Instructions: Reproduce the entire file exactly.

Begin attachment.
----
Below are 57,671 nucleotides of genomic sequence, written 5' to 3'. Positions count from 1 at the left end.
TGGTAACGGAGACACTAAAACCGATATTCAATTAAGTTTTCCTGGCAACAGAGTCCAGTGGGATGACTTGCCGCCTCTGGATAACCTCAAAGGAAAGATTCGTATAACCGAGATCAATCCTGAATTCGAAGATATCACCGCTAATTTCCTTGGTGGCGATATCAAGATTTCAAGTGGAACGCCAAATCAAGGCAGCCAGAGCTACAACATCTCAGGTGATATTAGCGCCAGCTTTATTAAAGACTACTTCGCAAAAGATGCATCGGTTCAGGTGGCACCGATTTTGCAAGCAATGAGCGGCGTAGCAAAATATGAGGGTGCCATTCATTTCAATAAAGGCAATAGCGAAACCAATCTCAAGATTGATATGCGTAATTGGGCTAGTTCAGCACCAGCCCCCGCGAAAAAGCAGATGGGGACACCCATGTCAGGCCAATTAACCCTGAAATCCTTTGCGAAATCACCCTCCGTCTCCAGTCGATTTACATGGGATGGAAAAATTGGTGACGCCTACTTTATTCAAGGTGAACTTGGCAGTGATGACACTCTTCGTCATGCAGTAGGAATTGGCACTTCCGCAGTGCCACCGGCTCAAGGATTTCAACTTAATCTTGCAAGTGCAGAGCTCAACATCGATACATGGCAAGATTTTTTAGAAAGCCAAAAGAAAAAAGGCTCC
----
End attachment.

Below are 57,671 nucleotides of genomic sequence, written 5' to 3'. Positions count from 1 at the left end.
TGGTAACGGAGACACTAAAACCGATATTCAATTAAGTTTTCCTGGCAACAGAGTCCAGTGGGATGACTTGCCGCCTCTGGATAACCTCAAAGGAAAGATTCGTATAACCGAGATCAATCCTGAATTCGAAGATATCACCGCTAATTTCCTTGGTGGCGATATCAAGATTTCAAGTGGAACGCCAAATCAAGGCAGCCAGAGCTACAACATCTCAGGTGATATTAGCGCCAGCTTTATTAAAGACTACTTCGCAAAAGATGCATCGGTTCAGGTGGCACCGATTTTGCAAGCAATGAGCGGCGTAGCAAAATATGAGGGTGCCATTCATTTCAATAAAGGCAATAGCGAAACCAATCTCAAGATTGATATGCGTAATTGGGCTAGTTCAGCACCAGCCCCCGCGAAAAAGCAGATGGGGACACCCATGTCAGGCCAATTAACCCTGAAATCCTTTGCGAAATCACCCTCCGTCTCCAGTCGATTTACATGGGATGGAAAAATTGGTGACGCCTACTTTATTCAAGGTGAACTTGGCAGTGATGACACTCTTCGTCATGCAGTAGGAATTGGCACTTCCGCAGTGCCACCGGCTCAAGGATTTCAACTTAATCTTGCAAGTGCAGAGCTCAACATCGATACATGGCAAGATTTTTTAGAAAGCCAAAAGAAAAAAGGCTCC